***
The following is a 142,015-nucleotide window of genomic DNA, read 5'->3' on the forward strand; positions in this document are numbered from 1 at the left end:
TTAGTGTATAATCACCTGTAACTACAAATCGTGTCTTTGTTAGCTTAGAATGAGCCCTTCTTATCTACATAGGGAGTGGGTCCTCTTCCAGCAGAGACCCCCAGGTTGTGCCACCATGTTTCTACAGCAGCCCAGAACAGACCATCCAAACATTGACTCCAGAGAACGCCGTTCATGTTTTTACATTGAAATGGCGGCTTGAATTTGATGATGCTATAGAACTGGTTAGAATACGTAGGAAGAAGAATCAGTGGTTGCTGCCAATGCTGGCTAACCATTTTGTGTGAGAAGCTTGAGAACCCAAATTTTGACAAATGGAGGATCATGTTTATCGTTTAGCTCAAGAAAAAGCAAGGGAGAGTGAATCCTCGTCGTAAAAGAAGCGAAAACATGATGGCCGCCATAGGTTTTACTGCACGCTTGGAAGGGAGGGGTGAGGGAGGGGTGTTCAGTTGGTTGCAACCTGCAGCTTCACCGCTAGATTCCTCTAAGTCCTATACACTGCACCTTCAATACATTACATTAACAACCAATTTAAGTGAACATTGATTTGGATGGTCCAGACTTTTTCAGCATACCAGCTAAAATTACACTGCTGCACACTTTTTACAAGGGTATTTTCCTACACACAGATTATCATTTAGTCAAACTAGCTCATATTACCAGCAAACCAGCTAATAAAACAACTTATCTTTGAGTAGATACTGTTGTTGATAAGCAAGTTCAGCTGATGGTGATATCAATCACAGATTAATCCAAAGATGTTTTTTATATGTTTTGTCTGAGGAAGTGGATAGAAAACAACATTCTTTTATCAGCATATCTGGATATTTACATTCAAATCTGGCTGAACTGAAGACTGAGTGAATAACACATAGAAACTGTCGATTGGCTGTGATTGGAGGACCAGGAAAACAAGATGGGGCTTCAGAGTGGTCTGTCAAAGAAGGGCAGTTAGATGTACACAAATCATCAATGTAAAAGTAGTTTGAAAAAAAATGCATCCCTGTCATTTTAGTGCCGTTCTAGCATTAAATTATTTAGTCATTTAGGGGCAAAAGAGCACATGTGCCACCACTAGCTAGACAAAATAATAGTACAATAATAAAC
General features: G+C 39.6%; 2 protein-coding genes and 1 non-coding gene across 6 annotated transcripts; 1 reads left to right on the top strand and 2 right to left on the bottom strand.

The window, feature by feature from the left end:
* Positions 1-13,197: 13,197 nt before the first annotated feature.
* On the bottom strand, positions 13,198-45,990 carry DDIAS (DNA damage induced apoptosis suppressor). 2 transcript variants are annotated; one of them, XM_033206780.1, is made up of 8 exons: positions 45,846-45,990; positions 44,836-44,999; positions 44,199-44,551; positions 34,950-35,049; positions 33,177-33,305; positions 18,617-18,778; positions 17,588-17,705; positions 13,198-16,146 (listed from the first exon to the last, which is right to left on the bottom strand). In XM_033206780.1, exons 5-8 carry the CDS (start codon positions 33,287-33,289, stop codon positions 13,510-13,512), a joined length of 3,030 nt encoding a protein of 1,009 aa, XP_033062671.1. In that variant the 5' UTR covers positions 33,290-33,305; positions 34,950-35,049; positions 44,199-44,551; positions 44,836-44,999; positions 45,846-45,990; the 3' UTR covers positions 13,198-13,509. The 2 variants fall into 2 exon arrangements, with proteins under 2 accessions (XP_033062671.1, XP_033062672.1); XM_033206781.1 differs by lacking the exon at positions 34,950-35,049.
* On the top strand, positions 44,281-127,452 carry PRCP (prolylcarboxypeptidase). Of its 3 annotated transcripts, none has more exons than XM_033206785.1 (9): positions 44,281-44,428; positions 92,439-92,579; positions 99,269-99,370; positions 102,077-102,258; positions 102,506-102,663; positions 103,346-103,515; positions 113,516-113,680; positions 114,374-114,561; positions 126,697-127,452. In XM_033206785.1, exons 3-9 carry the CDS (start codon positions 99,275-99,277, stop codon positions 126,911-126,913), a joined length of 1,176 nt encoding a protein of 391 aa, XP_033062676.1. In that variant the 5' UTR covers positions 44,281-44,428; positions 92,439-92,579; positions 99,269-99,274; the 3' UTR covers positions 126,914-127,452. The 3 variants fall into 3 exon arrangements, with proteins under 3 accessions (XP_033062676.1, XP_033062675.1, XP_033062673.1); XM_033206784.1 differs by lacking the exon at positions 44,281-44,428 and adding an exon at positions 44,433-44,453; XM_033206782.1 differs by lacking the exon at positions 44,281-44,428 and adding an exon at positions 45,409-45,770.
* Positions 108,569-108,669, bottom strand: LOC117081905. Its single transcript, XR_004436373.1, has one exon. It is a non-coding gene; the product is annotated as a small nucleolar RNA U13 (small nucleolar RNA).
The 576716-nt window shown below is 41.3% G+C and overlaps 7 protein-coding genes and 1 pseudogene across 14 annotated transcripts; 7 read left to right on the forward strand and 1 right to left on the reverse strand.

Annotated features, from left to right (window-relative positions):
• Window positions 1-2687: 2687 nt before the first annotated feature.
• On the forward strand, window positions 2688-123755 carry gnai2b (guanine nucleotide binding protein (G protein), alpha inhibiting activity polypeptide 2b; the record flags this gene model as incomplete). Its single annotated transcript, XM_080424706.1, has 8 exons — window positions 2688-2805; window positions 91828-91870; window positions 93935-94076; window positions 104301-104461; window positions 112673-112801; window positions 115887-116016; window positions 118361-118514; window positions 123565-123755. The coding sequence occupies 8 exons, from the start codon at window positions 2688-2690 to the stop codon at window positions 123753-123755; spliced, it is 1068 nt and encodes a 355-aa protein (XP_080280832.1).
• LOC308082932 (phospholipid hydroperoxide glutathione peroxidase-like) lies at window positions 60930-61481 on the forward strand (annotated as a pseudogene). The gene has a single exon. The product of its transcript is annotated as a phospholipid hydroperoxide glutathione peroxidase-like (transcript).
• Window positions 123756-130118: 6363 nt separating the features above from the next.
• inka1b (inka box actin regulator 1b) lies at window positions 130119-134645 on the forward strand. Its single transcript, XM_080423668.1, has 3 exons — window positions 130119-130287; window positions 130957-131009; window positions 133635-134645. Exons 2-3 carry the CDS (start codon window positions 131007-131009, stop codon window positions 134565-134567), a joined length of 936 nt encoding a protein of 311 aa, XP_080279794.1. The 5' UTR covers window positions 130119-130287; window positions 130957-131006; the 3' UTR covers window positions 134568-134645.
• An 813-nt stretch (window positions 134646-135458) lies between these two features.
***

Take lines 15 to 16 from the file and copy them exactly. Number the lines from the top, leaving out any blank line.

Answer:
• inka1b (inka box actin regulator 1b) lies at window positions 130119-134645 on the forward strand. Its single transcript, XM_080423668.1, has 3 exons — window positions 130119-130287; window positions 130957-131009; window positions 133635-134645. Exons 2-3 carry the CDS (start codon window positions 131007-131009, stop codon window positions 134565-134567), a joined length of 936 nt encoding a protein of 311 aa, XP_080279794.1. The 5' UTR covers window positions 130119-130287; window positions 130957-131006; the 3' UTR covers window positions 134568-134645.
• An 813-nt stretch (window positions 134646-135458) lies between these two features.